Apple, the tech giant known for its innovative products, is gearing up for the release of the highly-anticipated Vision Pro headset early next year. But what’s even more intriguing is that they’re already looking beyond this groundbreaking device to the next generation. According to Mark Gurman, a well-informed tech journalist at Bloomberg, Apple is actively prioritizing the development of a more budget-friendly model, and they’re willing to make certain sacrifices to achieve that goal, even if it means putting other initiatives like their ambitious augmented reality (AR) glasses on hold.
So, how budget-friendly are we talking about? Apple aims to position this new headset in a price range spanning from $1,500 to $2,500, a move that could potentially make it more accessible to a broader audience. To cut costs, Gurman’s reports suggest that they might be considering the removal of the “EyeSight” feature, a distinctive technology that employs an external OLED display to project a lifelike rendering of the wearer’s facial expressions to those around them.
Now, let’s dive a bit deeper into what EyeSight actually does. It’s a captivating piece of tech that crafts a three-dimensional projection of your face and eyes onto an outwardly curved OLED panel. This panel is enclosed by lenticular glass, creating a remarkable illusion of depth. The Vision Pro continually tracks the user’s position in relation to others in the room, dynamically rendering their perspective and eye movements on the OLED display.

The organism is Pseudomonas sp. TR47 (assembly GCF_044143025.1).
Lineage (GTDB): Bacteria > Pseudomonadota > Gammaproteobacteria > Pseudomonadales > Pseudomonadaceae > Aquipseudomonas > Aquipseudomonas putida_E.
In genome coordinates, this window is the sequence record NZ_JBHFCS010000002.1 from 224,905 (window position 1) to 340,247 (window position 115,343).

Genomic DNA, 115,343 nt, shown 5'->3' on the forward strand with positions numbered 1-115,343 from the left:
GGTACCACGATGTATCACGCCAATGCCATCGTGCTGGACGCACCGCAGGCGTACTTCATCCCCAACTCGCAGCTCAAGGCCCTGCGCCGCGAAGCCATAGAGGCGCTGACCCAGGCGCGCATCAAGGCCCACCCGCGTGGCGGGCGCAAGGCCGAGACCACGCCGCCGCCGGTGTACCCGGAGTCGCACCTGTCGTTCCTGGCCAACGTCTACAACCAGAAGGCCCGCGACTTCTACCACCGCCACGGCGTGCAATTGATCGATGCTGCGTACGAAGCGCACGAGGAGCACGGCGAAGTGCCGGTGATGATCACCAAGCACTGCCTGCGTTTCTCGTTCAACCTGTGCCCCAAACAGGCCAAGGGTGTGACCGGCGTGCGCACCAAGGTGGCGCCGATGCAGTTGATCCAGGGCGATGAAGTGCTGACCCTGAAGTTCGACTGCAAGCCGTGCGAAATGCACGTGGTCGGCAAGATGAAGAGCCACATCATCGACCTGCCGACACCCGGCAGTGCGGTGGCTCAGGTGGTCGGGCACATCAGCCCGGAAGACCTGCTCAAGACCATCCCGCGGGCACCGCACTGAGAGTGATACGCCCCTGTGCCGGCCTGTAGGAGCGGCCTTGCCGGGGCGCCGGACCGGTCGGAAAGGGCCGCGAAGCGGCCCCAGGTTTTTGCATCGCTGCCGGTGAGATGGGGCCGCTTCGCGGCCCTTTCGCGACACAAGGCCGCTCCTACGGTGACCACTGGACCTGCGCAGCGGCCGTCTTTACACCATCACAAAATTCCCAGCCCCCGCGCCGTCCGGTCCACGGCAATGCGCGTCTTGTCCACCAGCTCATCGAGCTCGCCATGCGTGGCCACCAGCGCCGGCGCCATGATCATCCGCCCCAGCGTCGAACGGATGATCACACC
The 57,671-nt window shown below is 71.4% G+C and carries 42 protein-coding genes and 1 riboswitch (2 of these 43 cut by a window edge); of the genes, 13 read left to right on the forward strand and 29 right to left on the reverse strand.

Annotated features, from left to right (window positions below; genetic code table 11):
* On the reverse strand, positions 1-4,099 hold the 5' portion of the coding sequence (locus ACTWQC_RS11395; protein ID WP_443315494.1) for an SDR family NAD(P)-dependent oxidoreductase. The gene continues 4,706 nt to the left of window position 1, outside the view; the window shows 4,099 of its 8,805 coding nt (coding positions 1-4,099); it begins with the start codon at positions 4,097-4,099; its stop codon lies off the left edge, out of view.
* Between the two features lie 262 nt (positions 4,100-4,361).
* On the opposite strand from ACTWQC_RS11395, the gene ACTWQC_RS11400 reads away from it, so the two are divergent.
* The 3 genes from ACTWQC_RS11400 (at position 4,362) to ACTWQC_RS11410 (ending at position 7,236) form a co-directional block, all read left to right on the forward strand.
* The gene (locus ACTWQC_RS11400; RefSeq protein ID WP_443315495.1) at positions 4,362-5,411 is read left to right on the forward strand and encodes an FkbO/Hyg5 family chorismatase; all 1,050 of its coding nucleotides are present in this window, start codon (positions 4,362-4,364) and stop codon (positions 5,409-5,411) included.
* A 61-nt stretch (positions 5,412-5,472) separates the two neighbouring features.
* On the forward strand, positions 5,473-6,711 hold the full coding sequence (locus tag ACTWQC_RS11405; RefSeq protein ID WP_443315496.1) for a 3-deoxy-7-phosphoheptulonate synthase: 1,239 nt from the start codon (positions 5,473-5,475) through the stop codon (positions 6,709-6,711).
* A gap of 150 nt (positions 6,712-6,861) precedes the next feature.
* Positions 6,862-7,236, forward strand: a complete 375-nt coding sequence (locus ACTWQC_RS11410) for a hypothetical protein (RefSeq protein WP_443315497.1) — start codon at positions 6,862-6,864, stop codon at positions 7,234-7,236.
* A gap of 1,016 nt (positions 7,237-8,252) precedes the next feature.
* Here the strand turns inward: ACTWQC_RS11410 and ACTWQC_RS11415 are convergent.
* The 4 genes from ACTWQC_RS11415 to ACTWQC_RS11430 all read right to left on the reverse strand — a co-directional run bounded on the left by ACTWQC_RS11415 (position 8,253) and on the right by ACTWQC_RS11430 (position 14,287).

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But here’s the intriguing twist: EyeSight is primarily a feature for the benefit of those around the headset wearer, rather than the person wearing it. It’s like a window into the wearer’s world, allowing others to see what they’re looking at and their facial expressions, enhancing the shared experience. So, considering its limited direct benefit to the wearer, shedding EyeSight could significantly reduce the manufacturing cost and, potentially, the overall price tag of the Vision Pro.
In a practical sense, if someone only uses the headset in a personal space, like a room where they’re alone, the absence of the EyeSight feature might go entirely unnoticed. This presents a compelling trade-off in the pursuit of making high-end technology more affordable and accessible to a wider audience, aligning with Apple’s strategic approach to cater to a broader market.
But that’s not all the exciting news from Apple. Alongside the development of this more economical model, they’re also in the works for a second-generation Vision Pro, with a focus on improving user comfort and reducing the weight of the device. Moreover, they’re looking at upgrading the chip specs, promising enhanced performance and an even better user experience.
So, in the not-so-distant future, it seems we’ll be treated to an array of options from Apple in the realm of headsets, ranging from the cutting-edge Vision Pro to a more budget-conscious version. This development reflects Apple’s ongoing commitment to technological innovation, making us all the more eager to see what they have in store for us next.